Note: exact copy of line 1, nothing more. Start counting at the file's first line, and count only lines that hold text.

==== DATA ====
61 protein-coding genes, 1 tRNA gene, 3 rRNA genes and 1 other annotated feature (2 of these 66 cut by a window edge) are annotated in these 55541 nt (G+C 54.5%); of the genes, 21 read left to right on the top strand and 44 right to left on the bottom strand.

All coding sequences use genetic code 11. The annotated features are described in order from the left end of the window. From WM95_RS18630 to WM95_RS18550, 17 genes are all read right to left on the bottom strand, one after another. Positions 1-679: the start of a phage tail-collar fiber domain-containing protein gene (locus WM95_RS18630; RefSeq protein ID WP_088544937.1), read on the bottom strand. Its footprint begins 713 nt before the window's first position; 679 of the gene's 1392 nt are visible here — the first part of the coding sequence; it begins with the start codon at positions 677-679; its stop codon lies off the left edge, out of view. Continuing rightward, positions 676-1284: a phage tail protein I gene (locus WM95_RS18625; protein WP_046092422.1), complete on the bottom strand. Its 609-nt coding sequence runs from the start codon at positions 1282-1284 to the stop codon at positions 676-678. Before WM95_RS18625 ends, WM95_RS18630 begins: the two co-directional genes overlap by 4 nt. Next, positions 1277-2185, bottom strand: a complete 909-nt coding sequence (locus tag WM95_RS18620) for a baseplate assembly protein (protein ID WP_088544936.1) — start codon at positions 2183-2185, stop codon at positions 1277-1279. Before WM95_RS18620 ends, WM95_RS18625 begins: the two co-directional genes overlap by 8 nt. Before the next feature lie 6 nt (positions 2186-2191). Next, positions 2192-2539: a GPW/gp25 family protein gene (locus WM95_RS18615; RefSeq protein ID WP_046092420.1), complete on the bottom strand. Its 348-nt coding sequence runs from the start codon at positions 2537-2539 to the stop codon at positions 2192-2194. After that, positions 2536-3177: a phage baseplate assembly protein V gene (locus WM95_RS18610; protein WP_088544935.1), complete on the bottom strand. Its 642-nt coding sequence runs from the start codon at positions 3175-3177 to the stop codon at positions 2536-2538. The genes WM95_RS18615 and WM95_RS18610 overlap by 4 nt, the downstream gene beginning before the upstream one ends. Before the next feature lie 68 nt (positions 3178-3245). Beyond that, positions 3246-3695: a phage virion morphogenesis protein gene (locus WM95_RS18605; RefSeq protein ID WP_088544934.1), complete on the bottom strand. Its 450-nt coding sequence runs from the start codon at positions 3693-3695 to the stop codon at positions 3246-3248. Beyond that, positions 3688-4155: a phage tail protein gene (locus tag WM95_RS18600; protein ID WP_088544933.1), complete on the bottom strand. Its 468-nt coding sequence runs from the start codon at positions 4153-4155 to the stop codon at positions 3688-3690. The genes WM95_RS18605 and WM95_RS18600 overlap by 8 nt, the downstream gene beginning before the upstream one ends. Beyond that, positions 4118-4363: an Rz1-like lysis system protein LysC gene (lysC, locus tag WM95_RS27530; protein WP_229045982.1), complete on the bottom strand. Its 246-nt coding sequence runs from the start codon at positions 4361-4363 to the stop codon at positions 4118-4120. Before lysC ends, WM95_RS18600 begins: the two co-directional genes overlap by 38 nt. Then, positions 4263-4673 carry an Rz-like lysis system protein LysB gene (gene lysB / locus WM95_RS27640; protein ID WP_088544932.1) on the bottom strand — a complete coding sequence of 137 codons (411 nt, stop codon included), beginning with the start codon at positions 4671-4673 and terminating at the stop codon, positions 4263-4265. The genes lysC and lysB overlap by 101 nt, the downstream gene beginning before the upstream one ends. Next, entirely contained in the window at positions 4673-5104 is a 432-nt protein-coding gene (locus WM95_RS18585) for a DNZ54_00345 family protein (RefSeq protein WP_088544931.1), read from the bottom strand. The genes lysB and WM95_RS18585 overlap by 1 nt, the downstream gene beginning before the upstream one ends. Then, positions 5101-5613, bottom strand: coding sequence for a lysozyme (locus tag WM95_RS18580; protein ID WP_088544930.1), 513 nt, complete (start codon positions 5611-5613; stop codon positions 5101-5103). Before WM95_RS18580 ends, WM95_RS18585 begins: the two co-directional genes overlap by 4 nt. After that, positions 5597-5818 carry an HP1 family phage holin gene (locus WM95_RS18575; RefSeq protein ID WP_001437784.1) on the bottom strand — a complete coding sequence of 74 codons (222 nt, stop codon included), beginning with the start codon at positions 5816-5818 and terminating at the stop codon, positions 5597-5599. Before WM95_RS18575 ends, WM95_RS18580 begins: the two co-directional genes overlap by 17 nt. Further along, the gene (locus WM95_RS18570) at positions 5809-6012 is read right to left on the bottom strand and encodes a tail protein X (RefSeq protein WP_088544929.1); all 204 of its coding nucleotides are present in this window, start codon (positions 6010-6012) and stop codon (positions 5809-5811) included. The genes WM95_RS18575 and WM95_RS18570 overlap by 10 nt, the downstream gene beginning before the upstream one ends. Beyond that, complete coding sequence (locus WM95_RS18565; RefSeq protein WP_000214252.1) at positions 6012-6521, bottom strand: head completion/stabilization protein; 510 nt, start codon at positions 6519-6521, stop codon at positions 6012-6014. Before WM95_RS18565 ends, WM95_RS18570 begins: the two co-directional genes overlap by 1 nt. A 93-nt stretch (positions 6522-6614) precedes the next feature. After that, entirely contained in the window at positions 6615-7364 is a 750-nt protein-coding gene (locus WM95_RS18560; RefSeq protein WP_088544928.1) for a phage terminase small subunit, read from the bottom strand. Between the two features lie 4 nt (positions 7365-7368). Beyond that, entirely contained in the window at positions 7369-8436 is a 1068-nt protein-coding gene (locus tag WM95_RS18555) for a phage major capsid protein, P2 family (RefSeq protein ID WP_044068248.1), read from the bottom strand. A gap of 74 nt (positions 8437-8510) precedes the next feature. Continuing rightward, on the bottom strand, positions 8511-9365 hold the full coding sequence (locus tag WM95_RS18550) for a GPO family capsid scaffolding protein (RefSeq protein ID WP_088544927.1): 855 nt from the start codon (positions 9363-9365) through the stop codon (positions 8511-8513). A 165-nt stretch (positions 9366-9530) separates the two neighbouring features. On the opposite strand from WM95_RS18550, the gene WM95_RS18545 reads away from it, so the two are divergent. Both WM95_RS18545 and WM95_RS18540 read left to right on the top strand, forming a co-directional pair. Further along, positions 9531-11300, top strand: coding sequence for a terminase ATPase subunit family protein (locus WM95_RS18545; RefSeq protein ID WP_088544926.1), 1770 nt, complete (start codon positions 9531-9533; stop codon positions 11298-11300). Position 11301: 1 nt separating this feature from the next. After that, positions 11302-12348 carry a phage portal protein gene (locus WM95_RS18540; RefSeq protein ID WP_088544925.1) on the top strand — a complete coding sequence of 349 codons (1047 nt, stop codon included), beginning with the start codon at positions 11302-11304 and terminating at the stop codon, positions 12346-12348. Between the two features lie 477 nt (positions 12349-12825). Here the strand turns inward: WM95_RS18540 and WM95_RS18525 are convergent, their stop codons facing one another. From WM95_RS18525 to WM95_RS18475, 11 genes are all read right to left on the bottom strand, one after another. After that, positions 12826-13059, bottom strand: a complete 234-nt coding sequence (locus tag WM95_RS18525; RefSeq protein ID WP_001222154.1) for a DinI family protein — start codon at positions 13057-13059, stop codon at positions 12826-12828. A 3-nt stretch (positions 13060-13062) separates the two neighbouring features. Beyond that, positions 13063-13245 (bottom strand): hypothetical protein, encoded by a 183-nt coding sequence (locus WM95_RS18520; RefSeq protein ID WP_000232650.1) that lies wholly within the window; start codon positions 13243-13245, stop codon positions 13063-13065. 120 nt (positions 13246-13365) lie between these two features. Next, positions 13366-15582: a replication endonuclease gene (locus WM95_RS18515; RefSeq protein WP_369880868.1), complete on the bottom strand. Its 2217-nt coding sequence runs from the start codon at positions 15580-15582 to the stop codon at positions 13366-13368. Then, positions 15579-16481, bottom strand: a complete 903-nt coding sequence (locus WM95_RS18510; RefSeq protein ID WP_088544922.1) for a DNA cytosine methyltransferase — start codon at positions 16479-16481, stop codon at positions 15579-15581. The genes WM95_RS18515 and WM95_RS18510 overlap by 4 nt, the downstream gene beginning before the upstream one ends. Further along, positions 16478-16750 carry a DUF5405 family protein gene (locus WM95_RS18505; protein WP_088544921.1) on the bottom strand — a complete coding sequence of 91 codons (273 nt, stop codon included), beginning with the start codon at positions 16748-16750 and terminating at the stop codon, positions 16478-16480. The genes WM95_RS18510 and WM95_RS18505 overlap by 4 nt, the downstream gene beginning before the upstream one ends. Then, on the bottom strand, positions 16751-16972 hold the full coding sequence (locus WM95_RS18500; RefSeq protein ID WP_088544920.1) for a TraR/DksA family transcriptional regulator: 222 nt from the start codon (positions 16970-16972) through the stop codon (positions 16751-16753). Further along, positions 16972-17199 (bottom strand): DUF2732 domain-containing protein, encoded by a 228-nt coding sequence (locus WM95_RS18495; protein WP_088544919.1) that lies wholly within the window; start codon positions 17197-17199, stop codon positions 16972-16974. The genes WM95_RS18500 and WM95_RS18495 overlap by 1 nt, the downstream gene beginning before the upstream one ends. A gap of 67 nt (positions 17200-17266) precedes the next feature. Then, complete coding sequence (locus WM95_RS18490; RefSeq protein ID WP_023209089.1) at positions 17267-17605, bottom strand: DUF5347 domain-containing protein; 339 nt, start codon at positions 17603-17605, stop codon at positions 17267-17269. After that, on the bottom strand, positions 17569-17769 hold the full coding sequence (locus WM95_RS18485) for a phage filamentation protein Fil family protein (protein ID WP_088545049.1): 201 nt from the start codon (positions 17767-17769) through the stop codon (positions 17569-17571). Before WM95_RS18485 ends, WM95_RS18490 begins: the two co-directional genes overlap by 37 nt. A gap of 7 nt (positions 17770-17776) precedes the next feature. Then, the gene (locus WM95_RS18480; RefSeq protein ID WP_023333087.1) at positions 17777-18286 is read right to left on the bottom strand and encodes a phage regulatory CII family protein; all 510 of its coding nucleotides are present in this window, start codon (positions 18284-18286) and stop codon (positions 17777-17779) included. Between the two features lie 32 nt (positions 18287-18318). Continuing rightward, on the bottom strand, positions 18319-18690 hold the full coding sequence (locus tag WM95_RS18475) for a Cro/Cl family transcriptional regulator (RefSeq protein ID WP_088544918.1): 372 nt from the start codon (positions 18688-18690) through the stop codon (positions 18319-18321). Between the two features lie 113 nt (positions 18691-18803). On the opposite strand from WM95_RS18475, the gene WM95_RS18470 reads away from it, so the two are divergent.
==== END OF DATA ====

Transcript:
61 protein-coding genes, 1 tRNA gene, 3 rRNA genes and 1 other annotated feature (2 of these 66 cut by a window edge) are annotated in these 55541 nt (G+C 54.5%); of the genes, 21 read left to right on the top strand and 44 right to left on the bottom strand.